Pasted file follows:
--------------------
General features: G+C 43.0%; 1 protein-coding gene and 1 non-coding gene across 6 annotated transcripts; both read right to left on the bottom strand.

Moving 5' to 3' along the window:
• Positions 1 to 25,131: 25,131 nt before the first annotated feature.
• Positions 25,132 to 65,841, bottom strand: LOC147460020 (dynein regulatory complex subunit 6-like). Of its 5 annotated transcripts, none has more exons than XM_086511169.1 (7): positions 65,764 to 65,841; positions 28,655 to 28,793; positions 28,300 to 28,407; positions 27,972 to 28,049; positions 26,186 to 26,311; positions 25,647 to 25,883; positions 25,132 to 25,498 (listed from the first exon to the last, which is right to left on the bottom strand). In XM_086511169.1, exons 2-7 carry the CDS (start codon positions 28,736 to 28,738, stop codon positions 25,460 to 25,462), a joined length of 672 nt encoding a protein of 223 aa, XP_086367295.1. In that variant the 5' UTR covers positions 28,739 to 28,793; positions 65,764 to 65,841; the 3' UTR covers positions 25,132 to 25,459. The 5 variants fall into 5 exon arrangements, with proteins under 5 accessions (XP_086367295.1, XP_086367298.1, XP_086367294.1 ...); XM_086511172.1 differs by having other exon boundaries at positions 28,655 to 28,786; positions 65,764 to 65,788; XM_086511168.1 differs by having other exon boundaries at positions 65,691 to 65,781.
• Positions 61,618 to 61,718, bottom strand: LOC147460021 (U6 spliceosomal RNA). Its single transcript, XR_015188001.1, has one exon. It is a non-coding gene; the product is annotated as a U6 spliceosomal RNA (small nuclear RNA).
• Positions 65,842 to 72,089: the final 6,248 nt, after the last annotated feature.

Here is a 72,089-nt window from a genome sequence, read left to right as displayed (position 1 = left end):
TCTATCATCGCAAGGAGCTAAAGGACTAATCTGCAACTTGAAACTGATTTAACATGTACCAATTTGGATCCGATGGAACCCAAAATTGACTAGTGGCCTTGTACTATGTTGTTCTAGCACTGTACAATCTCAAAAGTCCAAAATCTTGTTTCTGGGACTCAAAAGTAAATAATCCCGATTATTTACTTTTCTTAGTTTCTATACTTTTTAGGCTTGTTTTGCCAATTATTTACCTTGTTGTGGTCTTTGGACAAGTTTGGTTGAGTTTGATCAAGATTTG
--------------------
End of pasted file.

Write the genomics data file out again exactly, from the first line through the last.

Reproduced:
General features: G+C 43.0%; 1 protein-coding gene and 1 non-coding gene across 6 annotated transcripts; both read right to left on the bottom strand.

Moving 5' to 3' along the window:
• Positions 1 to 25,131: 25,131 nt before the first annotated feature.
• Positions 25,132 to 65,841, bottom strand: LOC147460020 (dynein regulatory complex subunit 6-like). Of its 5 annotated transcripts, none has more exons than XM_086511169.1 (7): positions 65,764 to 65,841; positions 28,655 to 28,793; positions 28,300 to 28,407; positions 27,972 to 28,049; positions 26,186 to 26,311; positions 25,647 to 25,883; positions 25,132 to 25,498 (listed from the first exon to the last, which is right to left on the bottom strand). In XM_086511169.1, exons 2-7 carry the CDS (start codon positions 28,736 to 28,738, stop codon positions 25,460 to 25,462), a joined length of 672 nt encoding a protein of 223 aa, XP_086367295.1. In that variant the 5' UTR covers positions 28,739 to 28,793; positions 65,764 to 65,841; the 3' UTR covers positions 25,132 to 25,459. The 5 variants fall into 5 exon arrangements, with proteins under 5 accessions (XP_086367295.1, XP_086367298.1, XP_086367294.1 ...); XM_086511172.1 differs by having other exon boundaries at positions 28,655 to 28,786; positions 65,764 to 65,788; XM_086511168.1 differs by having other exon boundaries at positions 65,691 to 65,781.
• Positions 61,618 to 61,718, bottom strand: LOC147460021 (U6 spliceosomal RNA). Its single transcript, XR_015188001.1, has one exon. It is a non-coding gene; the product is annotated as a U6 spliceosomal RNA (small nuclear RNA).
• Positions 65,842 to 72,089: the final 6,248 nt, after the last annotated feature.

Here is a 72,089-nt window from a genome sequence, read left to right as displayed (position 1 = left end):
TCTATCATCGCAAGGAGCTAAAGGACTAATCTGCAACTTGAAACTGATTTAACATGTACCAATTTGGATCCGATGGAACCCAAAATTGACTAGTGGCCTTGTACTATGTTGTTCTAGCACTGTACAATCTCAAAAGTCCAAAATCTTGTTTCTGGGACTCAAAAGTAAATAATCCCGATTATTTACTTTTCTTAGTTTCTATACTTTTTAGGCTTGTTTTGCCAATTATTTACCTTGTTGTGGTCTTTGGACAAGTTTGGTTGAGTTTGATCAAGATTTG